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Small Business Owner Receives 7(a) Loan for Start-up Capital, Growth

Sheila Tucker worked as a pharmacist for more than 20 years in several chain pharmacies, hospitals, nursing homes and as a consultant, and while she liked her job, she wanted her own business.

“I always knew I wanted to have my own pharmacy,” Tucker said. “I just didn’t have a clue as to how I was going to do it.”

Tucker found help at the Small Business Development Center in Wilmington and funding through the U.S. Small Business Administration (SBA) to make her vision of owning a pharmacy reality.

In 2003, a store-front location at 1914 North Market Street in the Brandywine Village became available for rent and the building owner approached Tucker about opening a business. The owner even offered her six months free rent as an incentive to get Market Street Pharmacy up and running.

Tucker contacted the Greater Brandywine Village Revitalization staff, who happened to be looking for an entrepreneur to open the first independent pharmacy in the area and they helped her identify resources to help get the business operating.

A graduate of Virginia Commonwealth University and Temple University School of Pharmacy, Tucker approached John Simpson, a colleague with whom she had worked in a pharmacy previously, to be a co-owner.

“‘You want to jump in?’ I asked him,” Tucker said. “I was leery myself and then all the doubts came.”

Opening an independent pharmacy daunted Tucker. Only a handful of independent pharmacies operate in New Castle County and often they do not provide the full range of services and products of large chain pharmacies.

The fears subsided with guidance from counselors at the Small Business Development Center, an SBA resource partner, who helped Tucker analyze the area’s demographic data, build financial models for the new store, develop a loan package, and choose business service vendors. According to John Osoinach, director of the New Castle County SBDC office, “The SBDC was able to step in and provide just the right help at just the right time, and that was a key to making the project a success.”

Tucker and Simpson, both first-time business entrepreneurs, initially funded the business with personal money; the pharmacy’s floors needed to be cleaned and shelves installed. With their personal money running low, the owners still needed funding to buy the inventory to stock those new shelves.

Initially, three banks rejected Tucker and Simpson for loans, but the SBA’s loan guarantee programs allowed Tucker and Simpson to secure the required funding. The Market Street Pharmacy opened in September 2003 and in December two SBA-backed 7(a) loans were approved through Wilmington Trust totaling almost $200,000.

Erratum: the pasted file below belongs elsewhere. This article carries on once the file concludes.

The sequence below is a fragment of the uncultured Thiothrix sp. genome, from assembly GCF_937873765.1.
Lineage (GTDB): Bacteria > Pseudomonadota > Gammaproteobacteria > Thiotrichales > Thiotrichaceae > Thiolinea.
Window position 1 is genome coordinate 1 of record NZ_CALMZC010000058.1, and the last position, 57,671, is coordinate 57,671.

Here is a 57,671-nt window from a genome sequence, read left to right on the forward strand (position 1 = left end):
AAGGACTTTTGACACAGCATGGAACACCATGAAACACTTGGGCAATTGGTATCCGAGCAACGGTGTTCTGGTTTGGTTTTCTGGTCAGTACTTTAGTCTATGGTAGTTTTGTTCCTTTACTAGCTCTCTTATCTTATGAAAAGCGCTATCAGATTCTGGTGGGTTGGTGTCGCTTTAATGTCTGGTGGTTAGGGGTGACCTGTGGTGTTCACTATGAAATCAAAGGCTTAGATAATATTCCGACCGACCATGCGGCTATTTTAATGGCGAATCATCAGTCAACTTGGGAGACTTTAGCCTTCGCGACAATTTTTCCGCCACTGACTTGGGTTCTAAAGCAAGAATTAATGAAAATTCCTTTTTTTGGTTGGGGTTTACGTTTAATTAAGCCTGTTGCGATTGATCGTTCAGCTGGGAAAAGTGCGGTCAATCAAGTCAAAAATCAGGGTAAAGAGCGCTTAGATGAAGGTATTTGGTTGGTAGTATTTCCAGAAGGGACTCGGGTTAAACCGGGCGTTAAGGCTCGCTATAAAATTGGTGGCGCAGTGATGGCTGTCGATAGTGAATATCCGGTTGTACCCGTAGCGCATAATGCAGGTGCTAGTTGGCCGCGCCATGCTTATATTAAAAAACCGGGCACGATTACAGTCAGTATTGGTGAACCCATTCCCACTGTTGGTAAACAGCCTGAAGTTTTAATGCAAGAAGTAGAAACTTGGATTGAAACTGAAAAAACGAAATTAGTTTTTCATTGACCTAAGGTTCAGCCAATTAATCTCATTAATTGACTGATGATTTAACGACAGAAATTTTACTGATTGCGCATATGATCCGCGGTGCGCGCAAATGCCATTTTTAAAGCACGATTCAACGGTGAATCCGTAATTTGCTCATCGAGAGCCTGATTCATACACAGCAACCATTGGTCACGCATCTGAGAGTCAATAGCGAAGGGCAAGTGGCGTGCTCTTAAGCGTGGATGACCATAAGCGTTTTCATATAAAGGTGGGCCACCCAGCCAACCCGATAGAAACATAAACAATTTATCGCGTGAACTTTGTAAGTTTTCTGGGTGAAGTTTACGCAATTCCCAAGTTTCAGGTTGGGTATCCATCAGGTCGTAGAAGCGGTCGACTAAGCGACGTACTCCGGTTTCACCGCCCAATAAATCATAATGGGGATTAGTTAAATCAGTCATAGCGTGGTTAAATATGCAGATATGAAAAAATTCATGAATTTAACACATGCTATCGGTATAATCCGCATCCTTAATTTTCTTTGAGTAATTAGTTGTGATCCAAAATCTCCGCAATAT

George Mills of Wilmington Trust worked with the pharmacy owners to acquire the loan. He knew owners had the practical experience to operate a pharmacy but had to consider the added responsibility of managing the business, ordering supplies, marketing and supervising employees when approving the loan.

“With the help of the SBDC working with the owners to put together a business plan and the SBA's guarantee of the loan Wilmington Trust was able to approve the loan overcoming all the perceived risks associated with lending to a start-up business,” Mills said.

The SBA’s 7(a) Loan Guaranty Program operates through private-sector banks that provide small business loans guaranteed by the SBA. Providing this guaranty, the SBA helps many small businesses like Market Street Pharmacy obtain financing to start, build and grow their operations.

The pharmacy’s growth is already evident. Sales in 2006 totaled $1.1 million, up from almost $900,000 in 2005. The Market Street Pharmacy operates six days a week and fills 100 prescriptions a day, but Tucker’s expects to fill 350 per day soon with expanded service to most insurance plans.

In April 2007, Tucker and Simpson opened a second location at 1624 Jessup Street in Wilmington. Word is spreading about the new pharmacy, which fills 10 to 12 prescriptions a day and continues to grow. The stores provide prescription drugs, over-the-counter medicine and convenience store items in the low-income and disadvantaged neighborhood and employ seven employees, four of whom are full time.

Both pharmacies provide an essential service and operate in underserved neighborhoods where most of the clients earn too much income to be covered by Medicaid, but not enough to afford health insurance. Market Street Pharmacy can more easily serve these communities as a member of the federal 340B Drug Pricing Program, which provides access to reduced price prescription.

A common vision and hard work helped Tucker and Simpson launch the business while managing their personal lives, spouses and children and the business.

“This is a lot of work, but we see eye-to-eye,” Tucker said. “We have the same vision. We have lots of plans.”

The co-owners plan to operate five stores, the third of which is already in the development stages.

Tucker suggests finding a niche within the industry, which for the pharmacy business means a privately-owned operation and allows her to use her discretion to give discounts and provide special arrangements for regular customers.

Tucker’s advice for anyone considering opening a business: “Go for it. It can be rewarding.”